February 2, 2019


Yes, in this situation the answer is accepted by Duo.

March 4, 2019


Wouldn't this normally be written using 7 instead of 七? Or am I mistaken?

September 2, 2018


七 is kanji for 7. However, like English, Japanese have also adopted occasional use of the use of Arabic-Hindu numerals 1, 2, 3... etc. But, it is still important when learning Japanese to learn kanji for numbers, since if you plan to go to Japan or read things in Japanese, you will encounter numbers written in kanji plenty often enough. :)

October 7, 2018


Why does this answer need this exact use of kanji? 鳥 and 羽 are not accepted, while なな is not accepted as the kana (at least for typing).

September 11, 2018


Does anyone here have a site or resource that is good for the different counters in Japanese? Not just for rabbits or birds, but all of them?

September 2, 2017


Maybe not the best way to actually /learn/ the counters, but Wikipedia has an extensive list of counter words: https://en.wikipedia.org/wiki/Japanese_counter_word

September 2, 2017


Shouldn't 七わ be 七は?

July 7, 2018


No, it is 七羽(ななわ)

July 21, 2018


Just adding to that: は is only pronounced as "wa" when it is the topic particle. In this sentence, it's unspecified, but the topic definitely isn't the number 7.

September 27, 2018


Her accent at とり is not natural...

November 13, 2018


Did not accept 鳥が七waimasu.

December 15, 2018


Apparently duolingo does not want you to use kanji in this one. 鳥が七羽います should be right or did I miss anything?

January 18, 2019


How come Duolingo marked this awnser wrong? 鳥が七羽います

January 31, 2019


We don't have the skills yet to wield the kanji.

January 31, 2019


The audio sounds sped up.

February 8, 2019


you may as well not use kanji at all on this website because you're going to be marked wrong lol. duo also seems to have removed the feature of reporting your answer as correct, guess they thought it was a waste of time?

March 24, 2019


The audio says "nanawa" but the supplemental material in the lesson says it's "shichiwa". Which one is correct? Or are both acceptable?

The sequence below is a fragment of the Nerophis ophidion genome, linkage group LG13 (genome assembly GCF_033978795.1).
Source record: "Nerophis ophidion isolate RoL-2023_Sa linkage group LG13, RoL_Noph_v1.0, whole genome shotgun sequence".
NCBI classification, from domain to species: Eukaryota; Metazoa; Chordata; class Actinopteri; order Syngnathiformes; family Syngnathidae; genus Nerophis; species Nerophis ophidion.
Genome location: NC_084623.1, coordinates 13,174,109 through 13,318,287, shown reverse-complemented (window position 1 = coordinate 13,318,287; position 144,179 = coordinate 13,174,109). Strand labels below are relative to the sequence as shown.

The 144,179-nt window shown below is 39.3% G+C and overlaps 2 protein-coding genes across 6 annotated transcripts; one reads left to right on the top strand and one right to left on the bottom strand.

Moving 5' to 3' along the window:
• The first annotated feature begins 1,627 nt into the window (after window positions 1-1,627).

April 3, 2019


Kanji symbols can be pronounced differently in different situations. Sometimes it's to distinguish meaning, and other times to avoid ambiguity or taboo.

In this case, seven might be pronounced as "nana" rather than "shichi" to avoid sounding like 死 (shi), meaning "death".

I think we just need to learn all the possible pronunciations and learn from experience which are used when.

https://www.duolingo.com/skill/ja/Time-2/tips-and-notes shows both pronunciations for 七.

April 3, 2019


Why is 鳥が7羽います wrong? It was an audio exercice for me.

April 15, 2019


The lesson doesn't seem to accept the Kanji for birds? 鳥が七わいます was rejected. Or was it because I used nana to get to seven instead of shichi, but got the same kanji?

April 26, 2019


Duolingo isn't perfect, sadly. I highly doubt that typing 'nana' instead of 'shichi' caused this. After all, your keyboard replaces the typed letters with the corresponding kanji. Therefore the application doesn't know what was typed before. Unless they intentionally put that feature in, which would take up too much time. I suppose there are two options possible: -They didn't bother inserting 鳥 in their list of possible answers. -Using 鳥 means you should also use the kanji for the counter (羽). Either way, your answer is right, and Duolingo should accept it. (edit: And they remove the 'enter' from the messages because they don't want it to be readable..)

April 26, 2019



May 3, 2019


It is hard enough to learn Japanese without having to learn which combination will be accepted and which will be rejected. If I choose わ and い separately it is marked wrong. If I choose the tile that puts them together, it is marked right. The sentence is the same either way. The report button doesn't allow a response that fits this problem.

May 4, 2019


とりがななわいます came back incorrect. :-/

May 4, 2019


My answer matches the correct answer. Not sure why it's marked incorrect.

May 5, 2019


I typed なな instead of 七 and I got the question wrong

May 29, 2019